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The Dorsal Cutaneous Branch of the Ulnar Nerve as a Donor for Median Nerve Sensory Reconstruction: A Cadaveric Study
Michael D Wigton, MD; Tianyi David Luo, MD; Ian R Smithson, MD; Wayne A Chen, MD; Benjamin Berwick, MS; Zhongyu Li, MD, PhD
Wake Forest University, Winston Salem, NC

Introduction: Hand sensibility is extremely important but most difficult to achieve in upper extremity reconstruction. Loss of median nerve (MN) distribution sensation disables hand function after upper brachial plexus injury and failed MN repair. Motor fascicular and/or tendon transfers are commonly used strategies for motor restoration. However, options for sensory reconstruction are limited. The common digital nerve (CDN) to ring and small of the ulnar nerve may be used for first web space sensory restoration, but it further sacrifices ring and small finger sensation. The current study describes anatomical considerations and feasibility of transferring the dorsal cutaneous branch of ulnar nerve (DCBUN) to the MN for sensory restoration. We hypothesize the DCBUN is a feasible donor nerve and provides more than one branch for transfer without sacrificing existing volar sensation.

Methods & Methods: Seven fresh cadaveric upper limb specimens were used for this study. The DCBUN was identified proximally and dissected distally identifying and preserving all branches. The MN was dissected within the carpal tunnel; CDNs were identified. The DCBUN was isolated from the ulnar nerve proximally. Nerve transfer was performed after transecting the branches of the DCBUN distally. The DCBUN was transferred volar for coaptation with the MN CDNs. The branching point, length, isolation point, and transfer length were measured utilizing the wrist crease as a reference point. Samples of each branch from the MN and DCBUN were analyzed histologically.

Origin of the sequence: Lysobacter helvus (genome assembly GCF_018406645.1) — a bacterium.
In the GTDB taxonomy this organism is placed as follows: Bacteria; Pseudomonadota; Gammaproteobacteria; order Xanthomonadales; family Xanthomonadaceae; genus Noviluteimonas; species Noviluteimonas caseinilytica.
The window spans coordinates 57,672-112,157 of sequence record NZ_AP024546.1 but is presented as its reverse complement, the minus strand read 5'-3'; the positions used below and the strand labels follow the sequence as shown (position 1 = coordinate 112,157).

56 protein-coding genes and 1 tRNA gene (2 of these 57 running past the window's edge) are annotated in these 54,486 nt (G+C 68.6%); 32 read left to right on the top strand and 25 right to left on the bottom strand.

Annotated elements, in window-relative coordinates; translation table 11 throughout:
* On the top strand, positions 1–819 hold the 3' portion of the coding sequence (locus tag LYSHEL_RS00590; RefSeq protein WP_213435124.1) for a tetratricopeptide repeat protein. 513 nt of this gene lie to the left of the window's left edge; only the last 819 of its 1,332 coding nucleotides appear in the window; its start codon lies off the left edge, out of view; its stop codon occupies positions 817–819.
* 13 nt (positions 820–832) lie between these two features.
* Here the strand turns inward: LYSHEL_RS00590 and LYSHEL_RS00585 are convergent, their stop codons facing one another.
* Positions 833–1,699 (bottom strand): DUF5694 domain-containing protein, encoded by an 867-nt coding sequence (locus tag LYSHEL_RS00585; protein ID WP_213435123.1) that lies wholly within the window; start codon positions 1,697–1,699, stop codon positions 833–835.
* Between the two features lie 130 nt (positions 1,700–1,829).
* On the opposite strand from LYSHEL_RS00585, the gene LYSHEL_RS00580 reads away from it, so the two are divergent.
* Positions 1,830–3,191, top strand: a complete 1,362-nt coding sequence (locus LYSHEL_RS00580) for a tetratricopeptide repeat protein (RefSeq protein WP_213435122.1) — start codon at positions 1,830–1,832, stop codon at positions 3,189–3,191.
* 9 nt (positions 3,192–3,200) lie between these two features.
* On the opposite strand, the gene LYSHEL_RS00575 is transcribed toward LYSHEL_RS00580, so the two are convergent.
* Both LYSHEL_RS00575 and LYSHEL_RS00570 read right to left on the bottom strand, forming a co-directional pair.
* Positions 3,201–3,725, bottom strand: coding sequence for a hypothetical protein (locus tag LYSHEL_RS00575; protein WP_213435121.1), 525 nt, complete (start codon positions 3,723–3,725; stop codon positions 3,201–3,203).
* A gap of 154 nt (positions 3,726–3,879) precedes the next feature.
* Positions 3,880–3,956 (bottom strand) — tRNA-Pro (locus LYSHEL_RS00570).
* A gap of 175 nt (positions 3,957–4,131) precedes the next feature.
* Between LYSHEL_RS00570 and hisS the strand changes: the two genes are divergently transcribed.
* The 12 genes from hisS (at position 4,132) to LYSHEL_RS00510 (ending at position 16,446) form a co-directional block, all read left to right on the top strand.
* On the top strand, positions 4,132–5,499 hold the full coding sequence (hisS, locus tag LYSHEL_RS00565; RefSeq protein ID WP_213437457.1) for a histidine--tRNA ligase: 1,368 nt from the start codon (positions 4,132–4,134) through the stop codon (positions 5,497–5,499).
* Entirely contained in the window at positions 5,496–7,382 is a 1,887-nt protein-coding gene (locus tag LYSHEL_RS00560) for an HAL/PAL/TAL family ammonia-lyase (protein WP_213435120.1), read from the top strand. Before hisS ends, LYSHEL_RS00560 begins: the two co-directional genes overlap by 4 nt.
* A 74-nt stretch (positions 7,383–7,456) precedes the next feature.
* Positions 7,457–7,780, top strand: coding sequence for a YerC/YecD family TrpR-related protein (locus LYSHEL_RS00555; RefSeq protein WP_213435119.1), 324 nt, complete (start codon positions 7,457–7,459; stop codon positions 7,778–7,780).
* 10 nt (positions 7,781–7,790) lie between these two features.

Results: The DCBUN had 2-4 branches. The longest branch consistently innervated the dorsal 4th web space (7.6 0.82 cm). The 2nd, 3rd, and 4th longest had lengths of 4.7 2.01, 3.8 3.89, and 2.7 1.19 cm, respectively. After transfer to the palm, the DCBUN branch lengths were 7.9 0.90, 6.2 1.33, 5.1 3.71, and 2.4 1.28 cm distal to the wrist crease, respectively. The DCBUN could be isolated from the ulnar nerve proper 10.5 2.7 cm and 17.8 5.45 cm proximal to the wrist crease before and after internal neurolysis, respectively. On histology, the MN CDNs and DCBUN branches had mean nerve surface areas of 1.44 1.14 and 0.40 0.34 mm2, respectively, and mean axon counts of 10.4 4.57 and 4.05 2.48, respectively.

Conclusion: The DCBUN reliably provides 2 or more branches suitable for transfer to the MN CDNs. It has the potential to reconstruct all 3 CDNs of the MN without sacrificing function of the 4th CDN.

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